- the follower's 'swivel' on 7&8 1&2 is an important styling point, esp in reference to Harlem/Savoy lindy and west coast/Hollywood lindy - sending the follower out 'sideways', 'backwards' and 'forwards' from closed into open as a varation which is often associated with different styles/eras (though isn't in fact an exclusive or definitive characteristic of any one style - there is/was endless variation in each style) - pronounced bounce/minimal bounce - the 'stretch' and horizontal lines of dancers like the Hot Shots, influenced by Manning esp v the more upright posture of Hollywood - counter balance and its uses in the swingout (in the Manning swingout v the Collins swing out - different uses of counter balance) - most important aspect: the open position allows for individual improvisation, whether or not each partner utilises it. This is the most important part of the swingout because of the way it physically embodies the structure of jazz/blues - formal structure combined with improvisation which is built into the structure of the song/dance
- it was apparently developed by Shorty George Snowden in the breakaway in the 20s (see refs to After Seben film), but was refined by other first wave lindy hoppers in the early 30s, and then further developed by the second wave lindy hoppers at the Savoy, etc (in the later 30s) - it changed again when it moved to the west coast with dancers like Dean Collins, and its shape changed to suit the demands of cinematic camera work, etc (the slot as an example of this)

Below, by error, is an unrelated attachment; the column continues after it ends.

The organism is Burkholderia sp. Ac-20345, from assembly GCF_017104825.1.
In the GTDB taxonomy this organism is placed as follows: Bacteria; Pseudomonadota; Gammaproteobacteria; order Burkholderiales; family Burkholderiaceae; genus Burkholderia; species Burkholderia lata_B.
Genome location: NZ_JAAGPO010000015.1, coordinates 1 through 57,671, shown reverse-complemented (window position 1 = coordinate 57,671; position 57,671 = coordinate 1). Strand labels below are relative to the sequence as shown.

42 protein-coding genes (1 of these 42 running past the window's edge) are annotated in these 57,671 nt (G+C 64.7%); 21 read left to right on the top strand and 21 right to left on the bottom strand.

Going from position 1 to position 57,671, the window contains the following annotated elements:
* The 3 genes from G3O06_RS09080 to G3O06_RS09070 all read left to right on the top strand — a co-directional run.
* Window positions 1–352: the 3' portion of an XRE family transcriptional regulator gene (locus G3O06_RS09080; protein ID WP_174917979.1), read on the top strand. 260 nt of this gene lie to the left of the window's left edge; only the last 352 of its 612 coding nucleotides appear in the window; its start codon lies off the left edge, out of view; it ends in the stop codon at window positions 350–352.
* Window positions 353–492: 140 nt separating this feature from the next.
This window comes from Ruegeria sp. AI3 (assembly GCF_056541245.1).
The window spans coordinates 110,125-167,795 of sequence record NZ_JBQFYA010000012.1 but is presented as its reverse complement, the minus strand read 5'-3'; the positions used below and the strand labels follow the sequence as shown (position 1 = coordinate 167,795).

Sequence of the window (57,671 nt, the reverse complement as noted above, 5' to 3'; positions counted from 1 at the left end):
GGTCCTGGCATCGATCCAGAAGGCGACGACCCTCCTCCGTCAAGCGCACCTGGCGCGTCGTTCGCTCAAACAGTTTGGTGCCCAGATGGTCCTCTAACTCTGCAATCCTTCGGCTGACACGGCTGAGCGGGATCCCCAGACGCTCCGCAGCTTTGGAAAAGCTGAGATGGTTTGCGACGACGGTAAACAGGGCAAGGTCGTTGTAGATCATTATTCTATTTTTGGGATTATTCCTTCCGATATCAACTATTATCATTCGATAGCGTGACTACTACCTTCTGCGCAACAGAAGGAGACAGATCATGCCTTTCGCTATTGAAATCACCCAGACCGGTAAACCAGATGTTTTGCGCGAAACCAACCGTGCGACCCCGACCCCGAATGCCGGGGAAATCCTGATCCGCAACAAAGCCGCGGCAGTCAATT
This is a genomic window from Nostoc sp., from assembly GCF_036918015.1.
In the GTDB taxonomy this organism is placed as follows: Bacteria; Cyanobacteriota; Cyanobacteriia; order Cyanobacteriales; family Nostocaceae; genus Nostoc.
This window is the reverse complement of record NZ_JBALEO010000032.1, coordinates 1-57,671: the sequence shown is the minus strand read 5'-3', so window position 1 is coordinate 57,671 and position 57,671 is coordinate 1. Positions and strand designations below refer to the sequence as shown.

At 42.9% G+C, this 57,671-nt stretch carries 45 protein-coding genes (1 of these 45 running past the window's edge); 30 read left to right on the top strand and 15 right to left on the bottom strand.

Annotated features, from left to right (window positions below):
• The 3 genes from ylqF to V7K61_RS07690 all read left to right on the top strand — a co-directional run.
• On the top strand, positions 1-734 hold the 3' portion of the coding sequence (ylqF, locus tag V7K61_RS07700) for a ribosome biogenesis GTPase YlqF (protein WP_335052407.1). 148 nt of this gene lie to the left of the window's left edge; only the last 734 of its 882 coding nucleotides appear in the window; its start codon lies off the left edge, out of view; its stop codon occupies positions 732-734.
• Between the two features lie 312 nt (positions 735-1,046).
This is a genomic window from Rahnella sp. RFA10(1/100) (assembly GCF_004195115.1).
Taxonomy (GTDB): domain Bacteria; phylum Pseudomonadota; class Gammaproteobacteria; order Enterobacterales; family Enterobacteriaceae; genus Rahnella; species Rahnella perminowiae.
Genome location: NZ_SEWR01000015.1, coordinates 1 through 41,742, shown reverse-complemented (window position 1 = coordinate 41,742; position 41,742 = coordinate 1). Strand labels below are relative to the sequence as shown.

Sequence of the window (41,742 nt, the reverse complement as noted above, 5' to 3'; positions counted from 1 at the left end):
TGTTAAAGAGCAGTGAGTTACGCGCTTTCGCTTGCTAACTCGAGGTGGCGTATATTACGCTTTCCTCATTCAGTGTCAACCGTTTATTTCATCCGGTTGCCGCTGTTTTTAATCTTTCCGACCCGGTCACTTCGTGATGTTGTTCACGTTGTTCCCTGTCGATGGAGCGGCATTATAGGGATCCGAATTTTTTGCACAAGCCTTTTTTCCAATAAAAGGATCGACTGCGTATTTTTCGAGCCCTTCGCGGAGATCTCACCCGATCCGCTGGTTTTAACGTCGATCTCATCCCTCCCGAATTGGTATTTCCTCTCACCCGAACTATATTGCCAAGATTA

- the step is known by many different names around the world, in different historical moments and in different dance styles -> eg 'swingout', lindy turn, lindy basic, basic, the Hollywood 'whip' is often regarded as a variation on the lindy basic - the term 'swingout' itself has different meanings (Hot Shot definition - where the 'swinging out' is the movement from closed to open, whether you begin in closed at 1 and move into open, or begin in open, move into closed, and back into open)
- all are valid and reflect the diversity of lindy hop today, as well as the vernacular dance roots of lindy hop
- there have, however, been attempts to formalise the step (and dance) in the past - eg Arthur Murray (I have an image noting the 'footwork' of Murray's lindy basic I can add) PlainJane 07:36, 9 July 2006 (UTC)
I'm in the process of cleaning out the step-by-step descriptions of "How to do ___ (dance move)". The Swingout was my first victim, as almost the entire article was an unsourcable play-by-play. However, if I took too much or more needs to be added back, please see the Wikibook page as I left it for the most part intact and recoverable.--Will.i.am 23:26, 16 October 2006 (UTC)